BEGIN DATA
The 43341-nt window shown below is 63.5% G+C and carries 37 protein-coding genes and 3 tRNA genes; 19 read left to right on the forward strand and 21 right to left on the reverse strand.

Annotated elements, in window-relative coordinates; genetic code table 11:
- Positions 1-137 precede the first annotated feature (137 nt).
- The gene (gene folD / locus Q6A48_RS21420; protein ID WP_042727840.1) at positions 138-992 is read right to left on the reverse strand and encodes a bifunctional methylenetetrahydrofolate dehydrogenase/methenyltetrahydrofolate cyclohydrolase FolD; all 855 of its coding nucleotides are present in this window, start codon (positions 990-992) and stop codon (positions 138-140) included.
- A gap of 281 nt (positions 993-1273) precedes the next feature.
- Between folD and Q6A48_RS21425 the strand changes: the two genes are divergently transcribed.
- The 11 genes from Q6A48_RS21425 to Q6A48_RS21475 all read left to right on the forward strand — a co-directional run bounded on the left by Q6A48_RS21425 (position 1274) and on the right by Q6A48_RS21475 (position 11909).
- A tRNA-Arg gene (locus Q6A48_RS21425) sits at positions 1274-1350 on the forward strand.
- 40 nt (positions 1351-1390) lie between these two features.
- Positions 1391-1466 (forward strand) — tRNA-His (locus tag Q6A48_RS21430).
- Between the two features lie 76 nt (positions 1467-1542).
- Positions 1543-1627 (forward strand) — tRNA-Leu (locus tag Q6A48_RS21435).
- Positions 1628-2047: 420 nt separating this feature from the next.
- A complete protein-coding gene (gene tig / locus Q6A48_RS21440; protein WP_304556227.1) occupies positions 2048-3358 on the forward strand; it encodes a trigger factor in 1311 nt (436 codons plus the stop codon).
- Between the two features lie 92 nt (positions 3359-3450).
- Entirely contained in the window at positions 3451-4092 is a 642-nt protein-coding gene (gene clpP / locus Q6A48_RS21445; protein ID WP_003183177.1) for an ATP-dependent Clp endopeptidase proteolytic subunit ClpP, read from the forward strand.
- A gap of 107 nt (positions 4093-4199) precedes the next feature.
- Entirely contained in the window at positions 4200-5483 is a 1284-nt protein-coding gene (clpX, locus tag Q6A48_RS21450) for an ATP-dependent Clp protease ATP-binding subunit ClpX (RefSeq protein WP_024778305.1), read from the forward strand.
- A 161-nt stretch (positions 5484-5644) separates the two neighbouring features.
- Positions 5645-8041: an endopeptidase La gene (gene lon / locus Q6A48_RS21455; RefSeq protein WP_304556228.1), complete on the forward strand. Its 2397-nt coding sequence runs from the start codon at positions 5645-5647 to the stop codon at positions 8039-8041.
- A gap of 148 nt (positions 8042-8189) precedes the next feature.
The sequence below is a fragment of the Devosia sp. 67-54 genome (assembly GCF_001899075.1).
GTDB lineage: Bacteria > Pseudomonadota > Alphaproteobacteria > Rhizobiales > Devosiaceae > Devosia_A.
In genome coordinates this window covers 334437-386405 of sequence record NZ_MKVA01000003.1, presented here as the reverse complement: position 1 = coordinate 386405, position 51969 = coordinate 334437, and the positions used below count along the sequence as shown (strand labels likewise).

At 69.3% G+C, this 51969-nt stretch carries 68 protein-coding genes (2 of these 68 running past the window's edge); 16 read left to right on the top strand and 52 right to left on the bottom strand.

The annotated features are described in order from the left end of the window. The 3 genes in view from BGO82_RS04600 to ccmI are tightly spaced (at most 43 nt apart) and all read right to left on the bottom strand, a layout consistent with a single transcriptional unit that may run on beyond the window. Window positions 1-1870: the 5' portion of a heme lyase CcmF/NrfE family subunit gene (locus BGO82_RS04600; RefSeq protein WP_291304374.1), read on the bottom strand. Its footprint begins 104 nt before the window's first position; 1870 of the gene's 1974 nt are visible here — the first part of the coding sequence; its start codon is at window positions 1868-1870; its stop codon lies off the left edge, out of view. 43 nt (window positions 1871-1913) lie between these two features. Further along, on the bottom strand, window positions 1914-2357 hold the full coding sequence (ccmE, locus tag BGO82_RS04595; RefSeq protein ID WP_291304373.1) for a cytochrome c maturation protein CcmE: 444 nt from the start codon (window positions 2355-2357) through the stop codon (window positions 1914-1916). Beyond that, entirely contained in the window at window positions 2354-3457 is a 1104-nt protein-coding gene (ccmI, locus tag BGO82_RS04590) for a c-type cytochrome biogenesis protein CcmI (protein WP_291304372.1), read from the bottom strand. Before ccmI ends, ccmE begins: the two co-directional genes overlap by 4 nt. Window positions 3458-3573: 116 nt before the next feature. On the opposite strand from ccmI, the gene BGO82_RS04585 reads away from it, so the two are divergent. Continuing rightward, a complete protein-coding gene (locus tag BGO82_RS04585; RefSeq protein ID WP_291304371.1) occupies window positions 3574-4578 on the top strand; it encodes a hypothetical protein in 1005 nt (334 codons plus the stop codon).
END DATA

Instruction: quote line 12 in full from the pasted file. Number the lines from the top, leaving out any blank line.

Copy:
- Positions 1543-1627 (forward strand) — tRNA-Leu (locus tag Q6A48_RS21435).